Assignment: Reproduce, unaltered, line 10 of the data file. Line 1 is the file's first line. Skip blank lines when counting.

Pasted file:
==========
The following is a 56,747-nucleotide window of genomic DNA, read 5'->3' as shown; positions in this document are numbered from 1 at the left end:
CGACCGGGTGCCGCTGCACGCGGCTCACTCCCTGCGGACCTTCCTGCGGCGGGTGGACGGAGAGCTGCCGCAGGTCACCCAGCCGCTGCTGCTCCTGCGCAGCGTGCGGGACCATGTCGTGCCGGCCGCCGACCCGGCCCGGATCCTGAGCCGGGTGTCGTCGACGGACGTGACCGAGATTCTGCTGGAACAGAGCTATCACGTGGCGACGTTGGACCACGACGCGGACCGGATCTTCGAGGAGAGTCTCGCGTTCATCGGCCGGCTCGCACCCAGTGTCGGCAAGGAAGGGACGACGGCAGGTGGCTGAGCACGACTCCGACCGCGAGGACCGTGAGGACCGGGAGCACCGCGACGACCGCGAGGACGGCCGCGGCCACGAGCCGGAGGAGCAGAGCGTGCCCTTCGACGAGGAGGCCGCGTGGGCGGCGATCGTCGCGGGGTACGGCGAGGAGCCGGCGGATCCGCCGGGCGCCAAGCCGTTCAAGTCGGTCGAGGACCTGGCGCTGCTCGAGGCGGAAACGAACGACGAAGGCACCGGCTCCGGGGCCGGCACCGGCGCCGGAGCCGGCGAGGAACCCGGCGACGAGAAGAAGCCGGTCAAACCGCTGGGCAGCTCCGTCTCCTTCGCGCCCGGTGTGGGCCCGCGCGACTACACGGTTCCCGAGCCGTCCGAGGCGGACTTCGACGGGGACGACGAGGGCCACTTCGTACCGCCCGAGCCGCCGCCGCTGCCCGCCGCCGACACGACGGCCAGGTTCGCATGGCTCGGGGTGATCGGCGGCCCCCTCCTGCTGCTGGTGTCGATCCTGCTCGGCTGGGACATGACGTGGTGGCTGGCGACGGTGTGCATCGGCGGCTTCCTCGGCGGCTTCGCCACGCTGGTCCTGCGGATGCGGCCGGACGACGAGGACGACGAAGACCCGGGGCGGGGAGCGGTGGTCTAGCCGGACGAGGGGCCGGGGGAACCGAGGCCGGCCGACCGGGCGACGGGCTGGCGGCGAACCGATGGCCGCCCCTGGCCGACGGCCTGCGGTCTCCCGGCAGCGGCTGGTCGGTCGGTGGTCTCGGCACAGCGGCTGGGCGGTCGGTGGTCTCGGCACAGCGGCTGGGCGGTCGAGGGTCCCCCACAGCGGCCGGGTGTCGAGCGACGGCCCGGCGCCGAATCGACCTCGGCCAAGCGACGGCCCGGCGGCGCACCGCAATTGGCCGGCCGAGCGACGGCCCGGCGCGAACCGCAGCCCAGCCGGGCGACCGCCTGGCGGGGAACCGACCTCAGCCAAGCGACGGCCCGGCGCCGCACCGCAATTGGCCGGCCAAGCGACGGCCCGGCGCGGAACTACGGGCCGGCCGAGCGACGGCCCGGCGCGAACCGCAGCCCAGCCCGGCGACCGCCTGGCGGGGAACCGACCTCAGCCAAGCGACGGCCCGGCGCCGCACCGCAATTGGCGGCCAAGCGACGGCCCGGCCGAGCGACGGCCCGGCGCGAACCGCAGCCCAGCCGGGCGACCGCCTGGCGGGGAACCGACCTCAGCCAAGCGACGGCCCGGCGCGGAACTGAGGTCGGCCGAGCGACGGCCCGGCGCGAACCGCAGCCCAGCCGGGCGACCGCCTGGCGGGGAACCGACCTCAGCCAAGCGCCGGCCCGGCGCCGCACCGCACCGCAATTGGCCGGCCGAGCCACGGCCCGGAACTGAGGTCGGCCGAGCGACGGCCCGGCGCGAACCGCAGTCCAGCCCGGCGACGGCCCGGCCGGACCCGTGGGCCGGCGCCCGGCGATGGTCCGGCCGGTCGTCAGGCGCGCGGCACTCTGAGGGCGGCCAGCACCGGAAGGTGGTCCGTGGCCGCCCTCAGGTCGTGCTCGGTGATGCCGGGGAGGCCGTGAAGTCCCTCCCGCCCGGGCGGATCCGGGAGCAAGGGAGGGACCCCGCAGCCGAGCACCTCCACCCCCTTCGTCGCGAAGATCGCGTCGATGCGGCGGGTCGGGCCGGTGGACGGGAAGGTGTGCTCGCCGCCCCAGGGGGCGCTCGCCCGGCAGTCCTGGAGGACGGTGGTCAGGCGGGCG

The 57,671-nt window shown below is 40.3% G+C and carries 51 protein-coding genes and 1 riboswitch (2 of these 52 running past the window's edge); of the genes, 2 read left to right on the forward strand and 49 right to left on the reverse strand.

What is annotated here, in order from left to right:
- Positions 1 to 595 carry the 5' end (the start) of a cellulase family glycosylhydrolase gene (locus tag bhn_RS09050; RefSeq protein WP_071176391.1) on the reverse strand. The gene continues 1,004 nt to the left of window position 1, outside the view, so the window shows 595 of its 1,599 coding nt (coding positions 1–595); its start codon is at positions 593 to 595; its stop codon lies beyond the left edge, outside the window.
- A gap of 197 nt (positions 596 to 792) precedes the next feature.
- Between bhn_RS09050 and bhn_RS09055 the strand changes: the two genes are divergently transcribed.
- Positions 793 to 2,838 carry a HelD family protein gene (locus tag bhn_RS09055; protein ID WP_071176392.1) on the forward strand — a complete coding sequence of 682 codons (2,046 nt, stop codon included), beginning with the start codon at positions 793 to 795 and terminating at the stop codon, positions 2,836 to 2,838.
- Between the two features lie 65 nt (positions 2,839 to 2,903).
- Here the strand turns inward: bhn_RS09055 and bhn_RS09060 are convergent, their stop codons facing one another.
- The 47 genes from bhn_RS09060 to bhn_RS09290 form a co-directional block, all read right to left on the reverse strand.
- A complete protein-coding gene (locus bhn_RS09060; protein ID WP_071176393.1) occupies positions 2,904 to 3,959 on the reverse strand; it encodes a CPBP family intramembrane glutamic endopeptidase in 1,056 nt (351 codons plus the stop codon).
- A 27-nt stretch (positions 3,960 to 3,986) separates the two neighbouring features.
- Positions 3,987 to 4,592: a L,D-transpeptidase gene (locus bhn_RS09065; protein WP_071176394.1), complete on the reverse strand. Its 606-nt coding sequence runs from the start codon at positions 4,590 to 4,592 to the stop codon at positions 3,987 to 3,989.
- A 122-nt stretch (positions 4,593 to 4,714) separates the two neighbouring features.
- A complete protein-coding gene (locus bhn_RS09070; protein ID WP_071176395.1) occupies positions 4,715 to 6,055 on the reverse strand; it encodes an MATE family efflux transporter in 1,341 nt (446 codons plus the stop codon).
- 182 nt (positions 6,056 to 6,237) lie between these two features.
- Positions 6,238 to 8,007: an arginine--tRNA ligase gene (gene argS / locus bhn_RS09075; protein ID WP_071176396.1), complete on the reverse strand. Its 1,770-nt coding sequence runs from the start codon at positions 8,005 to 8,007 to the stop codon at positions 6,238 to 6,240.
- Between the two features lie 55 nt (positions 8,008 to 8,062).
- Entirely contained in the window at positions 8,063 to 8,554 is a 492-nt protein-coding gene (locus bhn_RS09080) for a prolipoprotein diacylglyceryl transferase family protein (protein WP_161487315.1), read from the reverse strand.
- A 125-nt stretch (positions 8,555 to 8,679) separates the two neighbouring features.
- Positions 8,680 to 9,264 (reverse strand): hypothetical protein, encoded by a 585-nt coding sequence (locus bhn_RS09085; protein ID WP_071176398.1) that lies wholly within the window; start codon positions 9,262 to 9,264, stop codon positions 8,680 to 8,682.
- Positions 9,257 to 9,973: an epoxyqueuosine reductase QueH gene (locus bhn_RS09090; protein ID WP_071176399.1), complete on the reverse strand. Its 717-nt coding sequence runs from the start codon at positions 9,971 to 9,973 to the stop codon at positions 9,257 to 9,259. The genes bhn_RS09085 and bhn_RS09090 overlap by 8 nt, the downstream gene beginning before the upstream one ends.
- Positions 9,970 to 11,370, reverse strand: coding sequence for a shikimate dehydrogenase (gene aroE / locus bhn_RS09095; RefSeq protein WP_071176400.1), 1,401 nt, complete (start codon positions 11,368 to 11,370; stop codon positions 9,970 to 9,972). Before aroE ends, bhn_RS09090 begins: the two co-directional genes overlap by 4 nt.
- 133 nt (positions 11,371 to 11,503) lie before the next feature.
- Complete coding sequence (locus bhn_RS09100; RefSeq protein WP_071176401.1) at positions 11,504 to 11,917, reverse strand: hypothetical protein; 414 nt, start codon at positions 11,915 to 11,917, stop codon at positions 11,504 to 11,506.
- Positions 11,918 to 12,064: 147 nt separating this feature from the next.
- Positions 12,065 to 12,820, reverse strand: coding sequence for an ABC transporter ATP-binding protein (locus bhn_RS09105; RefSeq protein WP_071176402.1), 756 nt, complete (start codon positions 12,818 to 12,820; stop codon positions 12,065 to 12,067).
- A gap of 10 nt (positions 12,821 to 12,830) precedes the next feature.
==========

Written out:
- Here the strand turns inward: bhn_RS09055 and bhn_RS09060 are convergent, their stop codons facing one another.